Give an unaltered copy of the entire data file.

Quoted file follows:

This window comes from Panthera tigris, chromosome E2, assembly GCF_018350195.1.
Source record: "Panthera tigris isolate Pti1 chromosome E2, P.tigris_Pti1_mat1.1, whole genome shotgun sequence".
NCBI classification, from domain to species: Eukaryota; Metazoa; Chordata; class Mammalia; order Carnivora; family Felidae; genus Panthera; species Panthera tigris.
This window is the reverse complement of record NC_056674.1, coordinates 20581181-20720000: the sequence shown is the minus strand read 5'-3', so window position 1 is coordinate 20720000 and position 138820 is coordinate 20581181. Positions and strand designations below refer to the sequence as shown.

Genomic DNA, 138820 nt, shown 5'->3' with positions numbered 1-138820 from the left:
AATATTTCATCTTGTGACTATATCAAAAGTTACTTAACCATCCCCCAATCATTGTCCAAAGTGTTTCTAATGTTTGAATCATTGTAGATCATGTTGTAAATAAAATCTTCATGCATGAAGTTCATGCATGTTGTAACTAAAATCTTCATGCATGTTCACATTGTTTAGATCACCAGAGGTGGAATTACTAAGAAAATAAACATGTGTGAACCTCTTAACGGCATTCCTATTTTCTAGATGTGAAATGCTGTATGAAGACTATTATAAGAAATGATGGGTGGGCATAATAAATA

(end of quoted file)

This window comes from Panthera tigris, chromosome E2, assembly GCF_018350195.1.
Source record: "Panthera tigris isolate Pti1 chromosome E2, P.tigris_Pti1_mat1.1, whole genome shotgun sequence".
NCBI classification, from domain to species: Eukaryota; Metazoa; Chordata; class Mammalia; order Carnivora; family Felidae; genus Panthera; species Panthera tigris.
This window is the reverse complement of record NC_056674.1, coordinates 20581181-20720000: the sequence shown is the minus strand read 5'-3', so window position 1 is coordinate 20720000 and position 138820 is coordinate 20581181. Positions and strand designations below refer to the sequence as shown.

Genomic DNA, 138820 nt, shown 5'->3' with positions numbered 1-138820 from the left:
AATATTTCATCTTGTGACTATATCAAAAGTTACTTAACCATCCCCCAATCATTGTCCAAAGTGTTTCTAATGTTTGAATCATTGTAGATCATGTTGTAAATAAAATCTTCATGCATGAAGTTCATGCATGTTGTAACTAAAATCTTCATGCATGTTCACATTGTTTAGATCACCAGAGGTGGAATTACTAAGAAAATAAACATGTGTGAACCTCTTAACGGCATTCCTATTTTCTAGATGTGAAATGCTGTATGAAGACTATTATAAGAAATGATGGGTGGGCATAATAAATA